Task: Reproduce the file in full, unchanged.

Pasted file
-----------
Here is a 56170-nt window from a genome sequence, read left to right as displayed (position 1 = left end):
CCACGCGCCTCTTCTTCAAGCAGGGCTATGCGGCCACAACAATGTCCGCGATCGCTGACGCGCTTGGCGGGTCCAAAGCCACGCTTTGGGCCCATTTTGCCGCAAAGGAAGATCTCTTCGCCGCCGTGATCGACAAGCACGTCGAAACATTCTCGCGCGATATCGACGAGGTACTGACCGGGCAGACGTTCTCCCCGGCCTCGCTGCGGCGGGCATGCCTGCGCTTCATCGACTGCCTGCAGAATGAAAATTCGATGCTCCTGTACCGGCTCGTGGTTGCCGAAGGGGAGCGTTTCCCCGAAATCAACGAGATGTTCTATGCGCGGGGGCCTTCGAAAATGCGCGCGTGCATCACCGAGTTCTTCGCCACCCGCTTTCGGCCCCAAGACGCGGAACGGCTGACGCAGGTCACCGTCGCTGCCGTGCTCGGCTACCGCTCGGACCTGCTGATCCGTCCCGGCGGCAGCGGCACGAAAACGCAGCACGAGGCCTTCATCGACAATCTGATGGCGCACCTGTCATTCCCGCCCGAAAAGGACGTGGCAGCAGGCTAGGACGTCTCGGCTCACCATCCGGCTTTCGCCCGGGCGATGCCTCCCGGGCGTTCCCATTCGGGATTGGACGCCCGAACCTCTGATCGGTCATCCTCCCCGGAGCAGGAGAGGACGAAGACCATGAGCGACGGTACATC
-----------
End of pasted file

Here is a 56170-nt window from a genome sequence, read left to right as displayed (position 1 = left end):
CCACGCGCCTCTTCTTCAAGCAGGGCTATGCGGCCACAACAATGTCCGCGATCGCTGACGCGCTTGGCGGGTCCAAAGCCACGCTTTGGGCCCATTTTGCCGCAAAGGAAGATCTCTTCGCCGCCGTGATCGACAAGCACGTCGAAACATTCTCGCGCGATATCGACGAGGTACTGACCGGGCAGACGTTCTCCCCGGCCTCGCTGCGGCGGGCATGCCTGCGCTTCATCGACTGCCTGCAGAATGAAAATTCGATGCTCCTGTACCGGCTCGTGGTTGCCGAAGGGGAGCGTTTCCCCGAAATCAACGAGATGTTCTATGCGCGGGGGCCTTCGAAAATGCGCGCGTGCATCACCGAGTTCTTCGCCACCCGCTTTCGGCCCCAAGACGCGGAACGGCTGACGCAGGTCACCGTCGCTGCCGTGCTCGGCTACCGCTCGGACCTGCTGATCCGTCCCGGCGGCAGCGGCACGAAAACGCAGCACGAGGCCTTCATCGACAATCTGATGGCGCACCTGTCATTCCCGCCCGAAAAGGACGTGGCAGCAGGCTAGGACGTCTCGGCTCACCATCCGGCTTTCGCCCGGGCGATGCCTCCCGGGCGTTCCCATTCGGGATTGGACGCCCGAACCTCTGATCGGTCATCCTCCCCGGAGCAGGAGAGGACGAAGACCATGAGCGACGGTACATC